Japan's Nikkei 225 was down 1.8 per cent while Hong Kong's Hang Seng index futures lost 1.69 per cent.
US Treasury yields vaulted to their highest since the pandemic began on expectations of a strong economic expansion and related inflation. The bond sell-off accelerated after a disappointing auction of seven-year notes at midday.
"Fed officials arenâ€™t stepping in the way of yield moves and are taking them as a signal of growing optimism in the recovery," said Tapas Strickland in a research note, a director of economics and markets
at National Australia Bank.
US stocks tumbled, forcing a decline in European equities that had rallied earlier on a bigger rise than expected in euro zone economic sentiment data for February.
Apple Inc, Tesla Inc, Amazon.com Inc , NVIDIA Corp and Microsoft Corp were the biggest drags on the S&P 500 and Nasdaq.
MSCI's all-country world index fell 0.23 per cent, also pulled down by the big US tech names that make up a large component of the global stock benchmark.
On Wall Street, the Dow Jones Industrial Average fell 1.75 per cent, the S&P 500 lost 2.45 per cent and the tech-heavy Nasdaq Composite dropped 3.52 per cent, the biggest single-day decline in almost four months for the tech-heavy index.
Bond trading pushed up a closely watched part of the Treasury yield curve that measures the difference between yields on two- and 10-year notes. The gap, seen as an indicator of economic expectations, widened as much as 141 basis points, the most since 2015.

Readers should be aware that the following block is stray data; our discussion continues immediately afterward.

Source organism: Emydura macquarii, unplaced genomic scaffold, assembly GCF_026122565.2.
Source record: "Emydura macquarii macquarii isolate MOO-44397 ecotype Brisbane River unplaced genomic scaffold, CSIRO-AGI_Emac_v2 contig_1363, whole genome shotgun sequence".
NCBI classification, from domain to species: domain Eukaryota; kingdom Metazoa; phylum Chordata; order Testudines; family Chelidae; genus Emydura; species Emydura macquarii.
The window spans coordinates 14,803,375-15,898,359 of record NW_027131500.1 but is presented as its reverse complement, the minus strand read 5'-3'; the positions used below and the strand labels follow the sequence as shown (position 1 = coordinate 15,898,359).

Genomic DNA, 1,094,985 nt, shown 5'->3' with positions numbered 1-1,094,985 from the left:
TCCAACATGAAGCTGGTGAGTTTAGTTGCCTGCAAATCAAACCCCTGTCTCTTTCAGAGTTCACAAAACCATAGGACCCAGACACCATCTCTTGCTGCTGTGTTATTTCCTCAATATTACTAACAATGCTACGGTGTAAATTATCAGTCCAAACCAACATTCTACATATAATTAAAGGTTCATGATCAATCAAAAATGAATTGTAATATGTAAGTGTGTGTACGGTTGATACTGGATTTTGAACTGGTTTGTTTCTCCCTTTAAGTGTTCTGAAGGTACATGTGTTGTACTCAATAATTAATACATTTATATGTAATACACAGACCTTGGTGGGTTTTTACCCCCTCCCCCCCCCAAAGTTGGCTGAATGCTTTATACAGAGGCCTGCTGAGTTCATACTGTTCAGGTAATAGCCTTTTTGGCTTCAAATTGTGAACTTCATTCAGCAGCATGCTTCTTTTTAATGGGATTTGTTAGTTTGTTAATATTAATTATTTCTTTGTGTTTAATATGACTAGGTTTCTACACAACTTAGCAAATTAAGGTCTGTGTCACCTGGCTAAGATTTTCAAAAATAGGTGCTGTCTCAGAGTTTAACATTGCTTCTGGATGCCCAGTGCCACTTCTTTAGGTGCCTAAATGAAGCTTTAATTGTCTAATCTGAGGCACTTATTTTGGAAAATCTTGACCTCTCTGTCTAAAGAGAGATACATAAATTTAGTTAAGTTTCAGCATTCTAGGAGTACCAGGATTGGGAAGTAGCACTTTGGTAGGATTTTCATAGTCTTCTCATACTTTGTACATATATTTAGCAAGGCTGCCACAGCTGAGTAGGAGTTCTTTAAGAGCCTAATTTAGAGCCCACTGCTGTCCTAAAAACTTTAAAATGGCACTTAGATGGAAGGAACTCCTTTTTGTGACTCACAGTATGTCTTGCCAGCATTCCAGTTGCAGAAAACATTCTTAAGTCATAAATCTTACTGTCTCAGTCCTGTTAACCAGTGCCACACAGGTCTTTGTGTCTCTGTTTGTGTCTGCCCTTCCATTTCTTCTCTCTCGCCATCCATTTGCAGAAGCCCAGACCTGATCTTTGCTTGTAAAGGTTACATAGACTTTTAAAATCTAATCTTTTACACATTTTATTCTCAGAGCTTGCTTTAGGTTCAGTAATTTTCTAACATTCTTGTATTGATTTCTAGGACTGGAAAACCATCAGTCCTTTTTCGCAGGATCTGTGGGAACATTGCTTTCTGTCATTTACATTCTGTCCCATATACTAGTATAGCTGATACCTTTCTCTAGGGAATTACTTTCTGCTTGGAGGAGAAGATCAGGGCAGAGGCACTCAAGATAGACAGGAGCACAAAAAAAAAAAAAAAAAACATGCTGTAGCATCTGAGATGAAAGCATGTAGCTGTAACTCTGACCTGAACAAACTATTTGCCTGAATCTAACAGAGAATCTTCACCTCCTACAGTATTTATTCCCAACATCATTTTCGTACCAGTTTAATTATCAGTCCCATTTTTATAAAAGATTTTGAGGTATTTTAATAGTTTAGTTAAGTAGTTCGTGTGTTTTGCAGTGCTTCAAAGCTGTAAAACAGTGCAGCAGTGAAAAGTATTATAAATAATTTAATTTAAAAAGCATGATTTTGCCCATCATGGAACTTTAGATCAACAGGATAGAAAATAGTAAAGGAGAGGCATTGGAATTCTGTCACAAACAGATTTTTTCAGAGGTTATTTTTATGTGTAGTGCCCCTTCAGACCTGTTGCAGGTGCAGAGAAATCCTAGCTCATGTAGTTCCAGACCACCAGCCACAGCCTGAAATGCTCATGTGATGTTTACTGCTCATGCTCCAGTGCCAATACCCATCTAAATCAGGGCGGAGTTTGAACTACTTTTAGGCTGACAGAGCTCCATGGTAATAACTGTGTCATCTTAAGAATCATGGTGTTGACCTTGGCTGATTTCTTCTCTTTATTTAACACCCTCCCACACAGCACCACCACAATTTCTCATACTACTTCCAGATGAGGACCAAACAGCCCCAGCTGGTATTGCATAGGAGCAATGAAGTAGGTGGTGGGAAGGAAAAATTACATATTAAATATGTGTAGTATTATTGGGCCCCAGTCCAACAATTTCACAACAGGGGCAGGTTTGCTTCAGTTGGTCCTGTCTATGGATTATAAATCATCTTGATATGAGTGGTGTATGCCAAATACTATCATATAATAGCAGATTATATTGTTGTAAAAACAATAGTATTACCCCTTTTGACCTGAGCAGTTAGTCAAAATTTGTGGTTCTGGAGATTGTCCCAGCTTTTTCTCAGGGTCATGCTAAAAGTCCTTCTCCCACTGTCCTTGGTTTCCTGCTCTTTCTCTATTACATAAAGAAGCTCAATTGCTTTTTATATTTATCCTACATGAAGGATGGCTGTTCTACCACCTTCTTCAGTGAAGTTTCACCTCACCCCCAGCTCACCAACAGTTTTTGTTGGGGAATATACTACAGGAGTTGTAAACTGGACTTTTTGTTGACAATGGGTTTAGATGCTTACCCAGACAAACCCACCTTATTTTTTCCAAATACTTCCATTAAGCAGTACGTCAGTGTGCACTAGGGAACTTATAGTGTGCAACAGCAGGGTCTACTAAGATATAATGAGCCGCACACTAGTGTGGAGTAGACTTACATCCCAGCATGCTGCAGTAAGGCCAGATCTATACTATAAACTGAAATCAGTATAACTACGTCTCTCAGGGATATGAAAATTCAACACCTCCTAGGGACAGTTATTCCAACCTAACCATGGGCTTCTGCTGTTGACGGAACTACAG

The 10-year Treasury note was up 14 basis points to yield 1.5286 per cent in late afternoon trade, prompting investors concerned about rich valuations to lock in profits on some high-flying growth stocks.
The dollar index rose 0.173 per cent, lifting off a seven-week low while the safe-haven Japanese yen, which tends to underperform when global growth improves, weakened 0.06 per cent versus the greenback at 106.28 per dollar.
Oil prices held near 13-month highs, with profit-taking limited by assurance that US interest rates will stay low and a sharp drop in US crude output last week due to the winter storm in Texas.
US crude recently fell 0.27 per cent to $63.36 per barrel and Brent was at $67.08, up 0.06 per cent on the day.
Spot gold added 0.1 per cent to $1,771.71 an ounce. US gold futures fell 0.36 per cent to $1,768.00 an ounce.
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